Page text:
The Senate will vote this month on a constitutional balanced budget amendment that would require a balanced federal budget every year, regardless of the state of the economy, unless two-thirds of the House and Senate overrode that requirement. While some proponents point to balanced budget requirements in some European countries as evidence that the United States should adopt one, too, no European country has adopted or is seriously considering anything like the proposal before the Senate, as we explain in a new report.
No European country requires a balanced budget in every single year. For example, some countries allow the government to run deficits during recessions in order to dampen their impact.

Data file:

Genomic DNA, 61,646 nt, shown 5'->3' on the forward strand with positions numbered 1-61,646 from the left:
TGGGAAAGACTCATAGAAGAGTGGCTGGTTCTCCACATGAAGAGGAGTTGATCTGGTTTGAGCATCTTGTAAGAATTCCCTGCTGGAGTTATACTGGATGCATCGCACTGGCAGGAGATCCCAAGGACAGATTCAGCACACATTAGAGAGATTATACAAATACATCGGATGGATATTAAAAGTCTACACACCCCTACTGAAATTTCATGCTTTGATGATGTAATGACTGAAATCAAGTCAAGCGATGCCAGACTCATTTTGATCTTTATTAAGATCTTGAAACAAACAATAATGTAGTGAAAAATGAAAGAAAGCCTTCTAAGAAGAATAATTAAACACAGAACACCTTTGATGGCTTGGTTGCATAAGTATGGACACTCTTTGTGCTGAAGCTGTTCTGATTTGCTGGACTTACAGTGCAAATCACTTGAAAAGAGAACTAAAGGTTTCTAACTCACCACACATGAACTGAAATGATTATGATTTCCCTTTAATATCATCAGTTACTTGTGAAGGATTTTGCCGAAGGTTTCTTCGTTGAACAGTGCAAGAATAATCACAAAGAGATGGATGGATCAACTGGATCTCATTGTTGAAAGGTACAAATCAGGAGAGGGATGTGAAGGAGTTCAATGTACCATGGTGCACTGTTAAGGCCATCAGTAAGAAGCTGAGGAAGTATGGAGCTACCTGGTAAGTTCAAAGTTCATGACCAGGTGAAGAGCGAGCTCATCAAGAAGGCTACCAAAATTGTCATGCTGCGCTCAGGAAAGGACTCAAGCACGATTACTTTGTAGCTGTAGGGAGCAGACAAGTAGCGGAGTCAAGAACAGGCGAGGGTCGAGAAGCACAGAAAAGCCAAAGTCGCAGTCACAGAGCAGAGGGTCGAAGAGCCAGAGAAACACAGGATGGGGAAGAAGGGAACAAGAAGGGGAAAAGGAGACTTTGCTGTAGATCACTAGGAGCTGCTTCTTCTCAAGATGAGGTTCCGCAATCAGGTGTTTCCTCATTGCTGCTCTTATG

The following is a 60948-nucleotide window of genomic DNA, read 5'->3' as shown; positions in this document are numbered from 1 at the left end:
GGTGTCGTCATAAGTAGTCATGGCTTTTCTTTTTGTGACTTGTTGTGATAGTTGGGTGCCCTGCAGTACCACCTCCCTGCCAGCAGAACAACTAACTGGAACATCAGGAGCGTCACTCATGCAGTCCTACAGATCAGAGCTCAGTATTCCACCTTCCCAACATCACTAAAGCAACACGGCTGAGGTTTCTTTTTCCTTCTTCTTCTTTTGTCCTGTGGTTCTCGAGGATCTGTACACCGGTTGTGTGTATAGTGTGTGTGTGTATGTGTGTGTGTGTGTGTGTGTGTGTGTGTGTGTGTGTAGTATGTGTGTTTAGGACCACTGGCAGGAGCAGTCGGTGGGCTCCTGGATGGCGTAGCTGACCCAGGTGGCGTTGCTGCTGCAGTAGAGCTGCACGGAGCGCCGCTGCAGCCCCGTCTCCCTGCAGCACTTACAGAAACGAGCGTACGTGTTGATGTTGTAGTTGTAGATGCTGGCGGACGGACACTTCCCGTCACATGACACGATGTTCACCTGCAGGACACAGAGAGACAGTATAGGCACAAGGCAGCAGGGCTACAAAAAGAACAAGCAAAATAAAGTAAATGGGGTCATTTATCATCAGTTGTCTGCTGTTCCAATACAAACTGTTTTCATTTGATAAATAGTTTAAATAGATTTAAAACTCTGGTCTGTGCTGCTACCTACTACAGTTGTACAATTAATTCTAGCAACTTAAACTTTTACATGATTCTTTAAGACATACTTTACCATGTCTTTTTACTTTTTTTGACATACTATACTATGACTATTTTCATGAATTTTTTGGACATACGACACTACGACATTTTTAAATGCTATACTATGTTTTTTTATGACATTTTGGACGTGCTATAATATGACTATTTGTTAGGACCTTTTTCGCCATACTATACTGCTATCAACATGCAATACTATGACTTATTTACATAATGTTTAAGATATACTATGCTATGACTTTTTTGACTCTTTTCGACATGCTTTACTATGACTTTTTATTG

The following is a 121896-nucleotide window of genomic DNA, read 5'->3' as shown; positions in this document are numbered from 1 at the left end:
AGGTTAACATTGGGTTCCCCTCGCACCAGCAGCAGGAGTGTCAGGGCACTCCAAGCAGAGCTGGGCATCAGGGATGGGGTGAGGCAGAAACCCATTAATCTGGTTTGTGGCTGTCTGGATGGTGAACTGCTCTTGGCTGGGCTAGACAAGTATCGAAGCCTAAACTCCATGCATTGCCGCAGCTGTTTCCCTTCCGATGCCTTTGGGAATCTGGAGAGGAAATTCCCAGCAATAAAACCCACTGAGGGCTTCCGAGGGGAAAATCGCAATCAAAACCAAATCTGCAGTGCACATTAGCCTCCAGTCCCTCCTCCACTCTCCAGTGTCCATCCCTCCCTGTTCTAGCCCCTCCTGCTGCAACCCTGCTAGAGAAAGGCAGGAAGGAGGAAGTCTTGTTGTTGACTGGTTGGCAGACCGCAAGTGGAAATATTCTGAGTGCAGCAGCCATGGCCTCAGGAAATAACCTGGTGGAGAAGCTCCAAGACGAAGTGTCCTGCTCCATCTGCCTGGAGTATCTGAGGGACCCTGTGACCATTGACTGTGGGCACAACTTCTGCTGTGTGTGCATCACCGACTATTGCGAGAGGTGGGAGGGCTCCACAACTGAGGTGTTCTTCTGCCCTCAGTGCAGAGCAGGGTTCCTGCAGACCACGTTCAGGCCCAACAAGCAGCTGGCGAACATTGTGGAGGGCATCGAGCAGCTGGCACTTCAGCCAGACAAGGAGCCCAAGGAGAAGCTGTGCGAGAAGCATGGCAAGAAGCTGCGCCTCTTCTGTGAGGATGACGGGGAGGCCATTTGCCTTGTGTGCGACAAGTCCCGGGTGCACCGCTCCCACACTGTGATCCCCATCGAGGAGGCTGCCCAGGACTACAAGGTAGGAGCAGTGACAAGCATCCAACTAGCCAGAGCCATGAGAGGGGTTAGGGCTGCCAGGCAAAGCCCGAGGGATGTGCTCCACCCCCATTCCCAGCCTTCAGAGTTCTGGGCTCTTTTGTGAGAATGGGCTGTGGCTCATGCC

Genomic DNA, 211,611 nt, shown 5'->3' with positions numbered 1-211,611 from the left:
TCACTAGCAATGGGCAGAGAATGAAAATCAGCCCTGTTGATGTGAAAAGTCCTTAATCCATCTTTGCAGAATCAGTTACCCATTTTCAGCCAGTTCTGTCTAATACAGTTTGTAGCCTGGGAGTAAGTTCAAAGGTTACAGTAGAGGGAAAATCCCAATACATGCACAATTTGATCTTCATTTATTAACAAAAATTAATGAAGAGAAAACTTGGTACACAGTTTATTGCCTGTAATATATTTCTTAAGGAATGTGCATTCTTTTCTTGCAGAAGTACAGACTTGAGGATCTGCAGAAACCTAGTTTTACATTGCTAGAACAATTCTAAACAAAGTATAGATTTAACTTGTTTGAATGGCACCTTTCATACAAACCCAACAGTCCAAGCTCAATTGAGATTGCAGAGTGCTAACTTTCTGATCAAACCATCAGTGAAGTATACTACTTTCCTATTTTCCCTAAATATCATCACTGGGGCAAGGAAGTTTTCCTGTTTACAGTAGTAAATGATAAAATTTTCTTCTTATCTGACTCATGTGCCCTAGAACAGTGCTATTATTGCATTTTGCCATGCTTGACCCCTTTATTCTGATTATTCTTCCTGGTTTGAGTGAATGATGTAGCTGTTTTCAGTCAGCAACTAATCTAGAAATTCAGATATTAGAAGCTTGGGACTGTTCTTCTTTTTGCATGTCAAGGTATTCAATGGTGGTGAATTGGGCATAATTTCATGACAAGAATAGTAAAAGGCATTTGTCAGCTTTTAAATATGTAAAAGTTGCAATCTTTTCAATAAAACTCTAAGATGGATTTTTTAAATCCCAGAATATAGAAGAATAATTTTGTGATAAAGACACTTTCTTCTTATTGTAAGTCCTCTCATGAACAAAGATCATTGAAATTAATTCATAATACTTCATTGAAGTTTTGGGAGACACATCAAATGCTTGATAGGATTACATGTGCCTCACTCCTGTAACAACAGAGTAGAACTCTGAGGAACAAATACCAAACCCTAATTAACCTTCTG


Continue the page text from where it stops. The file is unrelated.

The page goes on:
The highly regarded private forecasting firm Macroeconomic Advisers has warned that requiring a balanced budget every year would make recessions “deeper and longer.” If a balanced budget amendment were in place during this recession, “the effect on the economy would be catastrophic,” the firm concluded.
Some countries require the operating budget to be balanced but allow borrowing for capital expenditures such as infrastructure improvements, which can boost long-term economic growth.
Some countries’ balanced budget requirements are set in statute, not in their constitution, or simply reflect a commitment by political parties. Thus, lawmakers can override them by a simple majority vote if circumstances warrant.
In fact, an International Monetary Fund survey of 81 countries — including all member countries of the Organisation for Economic Co-operation and Development (OECD) — found that, in 2008, not one had a constitutional balanced budget requirement that would require balance of the entire budget in every year, with no adjustment for economic cycles or capital investment.